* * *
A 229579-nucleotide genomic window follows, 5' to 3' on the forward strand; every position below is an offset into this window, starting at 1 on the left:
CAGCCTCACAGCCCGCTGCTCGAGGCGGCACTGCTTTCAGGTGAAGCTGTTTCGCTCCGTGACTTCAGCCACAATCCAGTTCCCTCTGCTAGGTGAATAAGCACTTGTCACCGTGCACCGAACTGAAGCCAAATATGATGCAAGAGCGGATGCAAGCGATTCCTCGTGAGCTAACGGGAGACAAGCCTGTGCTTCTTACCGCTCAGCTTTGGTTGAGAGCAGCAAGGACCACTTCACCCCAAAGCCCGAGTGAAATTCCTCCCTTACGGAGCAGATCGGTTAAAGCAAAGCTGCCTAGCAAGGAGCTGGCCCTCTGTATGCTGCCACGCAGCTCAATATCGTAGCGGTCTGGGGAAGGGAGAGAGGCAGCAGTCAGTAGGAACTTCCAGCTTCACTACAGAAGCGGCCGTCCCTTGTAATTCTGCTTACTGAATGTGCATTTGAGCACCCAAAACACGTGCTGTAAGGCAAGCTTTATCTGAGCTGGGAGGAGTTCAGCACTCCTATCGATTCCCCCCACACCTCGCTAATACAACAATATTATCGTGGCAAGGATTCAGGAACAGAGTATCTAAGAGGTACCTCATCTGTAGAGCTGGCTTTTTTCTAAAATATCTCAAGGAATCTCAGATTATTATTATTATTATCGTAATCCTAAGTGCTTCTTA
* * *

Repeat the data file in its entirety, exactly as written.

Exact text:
A 229579-nucleotide genomic window follows, 5' to 3' on the forward strand; every position below is an offset into this window, starting at 1 on the left:
CAGCCTCACAGCCCGCTGCTCGAGGCGGCACTGCTTTCAGGTGAAGCTGTTTCGCTCCGTGACTTCAGCCACAATCCAGTTCCCTCTGCTAGGTGAATAAGCACTTGTCACCGTGCACCGAACTGAAGCCAAATATGATGCAAGAGCGGATGCAAGCGATTCCTCGTGAGCTAACGGGAGACAAGCCTGTGCTTCTTACCGCTCAGCTTTGGTTGAGAGCAGCAAGGACCACTTCACCCCAAAGCCCGAGTGAAATTCCTCCCTTACGGAGCAGATCGGTTAAAGCAAAGCTGCCTAGCAAGGAGCTGGCCCTCTGTATGCTGCCACGCAGCTCAATATCGTAGCGGTCTGGGGAAGGGAGAGAGGCAGCAGTCAGTAGGAACTTCCAGCTTCACTACAGAAGCGGCCGTCCCTTGTAATTCTGCTTACTGAATGTGCATTTGAGCACCCAAAACACGTGCTGTAAGGCAAGCTTTATCTGAGCTGGGAGGAGTTCAGCACTCCTATCGATTCCCCCCACACCTCGCTAATACAACAATATTATCGTGGCAAGGATTCAGGAACAGAGTATCTAAGAGGTACCTCATCTGTAGAGCTGGCTTTTTTCTAAAATATCTCAAGGAATCTCAGATTATTATTATTATTATCGTAATCCTAAGTGCTTCTTA